She found it hard, very hard, not to savor their faces, each and individually, like candies in a rack…
I like this image quite a lot. And it segues into that jarring, chilling thought about Diline, the creeper teacher.
“…she answered the Principal Factor, signing the palimpsest in Aphalone letters.”
I don’t like this passage much at all! It feels quite cluttered. One doesn’t so much flow along it as hike. Same with ‘he pursed his lips and struggled visibly to keep himself reasonable’. I’m sure I could find a cleaner image that says the same thing.
“Lieutenant Aminata, you will have ample time to search Lapetiare during your return to Falcrest, correct? Keelhaul any marine found with contraband.”
She had no power to dictate military justice, but Aminata saluted smartly nonetheless. Baru smiled coldly at her, and only had to hide the warmth.
Oh, I can’t resist commenting one more passage. I like this a lot, I love Baru’s firm command, I love the faintly sinister order to keelhaul, I love how Baru can’t quite disentangle her gladness at Aminata’s help from her gladness that Aminata takes orders. I love the last sentence.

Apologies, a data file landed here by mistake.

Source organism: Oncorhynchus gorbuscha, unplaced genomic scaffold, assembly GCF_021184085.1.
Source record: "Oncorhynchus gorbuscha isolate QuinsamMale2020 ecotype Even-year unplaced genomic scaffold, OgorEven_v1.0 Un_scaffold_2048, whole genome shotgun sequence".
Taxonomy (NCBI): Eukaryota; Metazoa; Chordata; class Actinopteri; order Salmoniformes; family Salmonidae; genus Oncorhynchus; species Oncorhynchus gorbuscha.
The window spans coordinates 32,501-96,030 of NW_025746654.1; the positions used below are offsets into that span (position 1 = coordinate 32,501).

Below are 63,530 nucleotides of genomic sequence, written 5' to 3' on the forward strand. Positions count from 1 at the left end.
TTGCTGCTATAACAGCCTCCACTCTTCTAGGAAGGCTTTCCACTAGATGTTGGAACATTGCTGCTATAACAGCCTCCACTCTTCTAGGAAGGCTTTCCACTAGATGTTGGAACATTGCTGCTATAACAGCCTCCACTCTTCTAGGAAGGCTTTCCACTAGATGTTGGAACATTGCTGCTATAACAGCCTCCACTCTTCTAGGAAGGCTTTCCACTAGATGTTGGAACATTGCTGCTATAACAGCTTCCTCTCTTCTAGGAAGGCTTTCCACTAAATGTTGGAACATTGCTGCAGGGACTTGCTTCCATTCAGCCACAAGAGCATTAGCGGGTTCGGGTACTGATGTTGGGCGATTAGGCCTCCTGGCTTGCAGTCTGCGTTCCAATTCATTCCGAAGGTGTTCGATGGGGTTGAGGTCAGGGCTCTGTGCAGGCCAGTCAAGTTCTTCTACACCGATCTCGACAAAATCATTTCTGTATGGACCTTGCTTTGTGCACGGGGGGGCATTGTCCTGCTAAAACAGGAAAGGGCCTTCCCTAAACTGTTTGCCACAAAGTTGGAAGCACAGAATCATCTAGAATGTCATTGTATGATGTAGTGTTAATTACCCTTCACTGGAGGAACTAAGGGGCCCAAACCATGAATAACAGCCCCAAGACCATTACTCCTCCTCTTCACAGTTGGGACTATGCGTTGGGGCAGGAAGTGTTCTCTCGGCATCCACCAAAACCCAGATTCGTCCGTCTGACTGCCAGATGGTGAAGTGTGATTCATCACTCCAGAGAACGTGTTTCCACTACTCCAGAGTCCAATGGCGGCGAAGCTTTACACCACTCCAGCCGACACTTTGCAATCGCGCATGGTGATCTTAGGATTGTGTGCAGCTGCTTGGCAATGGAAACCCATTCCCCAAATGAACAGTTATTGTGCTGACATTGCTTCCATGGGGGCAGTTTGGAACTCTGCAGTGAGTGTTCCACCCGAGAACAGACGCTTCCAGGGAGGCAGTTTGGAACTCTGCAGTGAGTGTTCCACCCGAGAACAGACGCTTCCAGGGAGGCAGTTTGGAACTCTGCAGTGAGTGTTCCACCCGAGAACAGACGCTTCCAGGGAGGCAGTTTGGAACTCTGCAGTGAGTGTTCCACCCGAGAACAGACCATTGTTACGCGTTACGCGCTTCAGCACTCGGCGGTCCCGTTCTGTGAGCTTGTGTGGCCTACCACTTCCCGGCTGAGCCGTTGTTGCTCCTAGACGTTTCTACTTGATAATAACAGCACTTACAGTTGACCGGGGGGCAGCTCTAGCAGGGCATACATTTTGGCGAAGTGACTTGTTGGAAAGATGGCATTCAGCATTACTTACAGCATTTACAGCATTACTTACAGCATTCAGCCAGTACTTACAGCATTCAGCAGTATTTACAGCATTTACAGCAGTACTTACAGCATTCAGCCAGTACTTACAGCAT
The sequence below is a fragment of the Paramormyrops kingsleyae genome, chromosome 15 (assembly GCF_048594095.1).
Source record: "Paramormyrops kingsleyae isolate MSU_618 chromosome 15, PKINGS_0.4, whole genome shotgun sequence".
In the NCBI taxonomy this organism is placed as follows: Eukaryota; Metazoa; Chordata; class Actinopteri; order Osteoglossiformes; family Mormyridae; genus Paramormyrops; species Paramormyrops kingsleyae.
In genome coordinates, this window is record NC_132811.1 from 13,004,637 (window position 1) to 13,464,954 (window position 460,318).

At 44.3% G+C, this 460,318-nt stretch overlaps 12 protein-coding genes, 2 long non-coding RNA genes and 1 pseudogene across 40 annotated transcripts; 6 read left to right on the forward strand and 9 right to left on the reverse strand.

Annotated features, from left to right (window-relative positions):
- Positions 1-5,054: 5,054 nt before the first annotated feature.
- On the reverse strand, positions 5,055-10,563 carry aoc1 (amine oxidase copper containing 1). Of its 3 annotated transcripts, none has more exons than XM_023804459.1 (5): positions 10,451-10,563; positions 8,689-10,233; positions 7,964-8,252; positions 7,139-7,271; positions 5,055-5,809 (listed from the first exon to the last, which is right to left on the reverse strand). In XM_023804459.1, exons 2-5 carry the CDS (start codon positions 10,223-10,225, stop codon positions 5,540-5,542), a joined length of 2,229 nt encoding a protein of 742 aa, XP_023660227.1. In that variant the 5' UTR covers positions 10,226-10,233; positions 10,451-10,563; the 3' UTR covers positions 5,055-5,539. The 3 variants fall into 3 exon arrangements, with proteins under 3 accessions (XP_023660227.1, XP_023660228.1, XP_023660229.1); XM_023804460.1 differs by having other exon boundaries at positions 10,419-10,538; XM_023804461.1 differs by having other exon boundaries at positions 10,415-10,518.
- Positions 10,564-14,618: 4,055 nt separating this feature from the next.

A pale Stakhi-blood woman in a ruffed bearskin coat offered her beer (the Aurdwynni did not, as a rule, seem to trust their water)…
I love the idea that one of their most basic problems is that they’re all tipsy. But I didn’t play them that way. Ake Sentiamut here actually grew into a minor recurring character in later drafts, when I made a push to include more commoners in the story (this is also when Xate Olake and Xate Yawa gained their firm backstory as commoners who’d usurped a Ducal line). Ake is a very good, kind, thoughtful woman, unlike almost everyone else in this story, and she selflessly tries to protect Bel Latheman here out of pure personal loyalty. Baru could have realized she was a rebel agent at this point, but Baru doesn’t really pick up clues that operate on the grounds of personal loyalty!
I’ve had a sudden fear that I let Ake’s eyes change color across the book. Let’s keep an eye out for it, a hoo ha hoo ha
“She waited in silence for them to set the records out and begin the copying. After a few minutes she found a pen and joined the sullen ranks.”
I love this image: the tyrannical 18-year-old account who’s too impatient and too driven to avoid sitting down with all the clerks and helping out. Imagine her there in her mask, copying with the rest of them.
“Mind your familiarity.”
This is a very basic beat in writing: a character extends an overture, and another character either accepts or rejects it. Baru can’t let herself get close…
In her tower she found Cairdine Farrier napping behind her desk. He woke at the sound of the door, eyes slitted lazily, and considered her in smug silence for a moment. “You wanted an appointment with me?”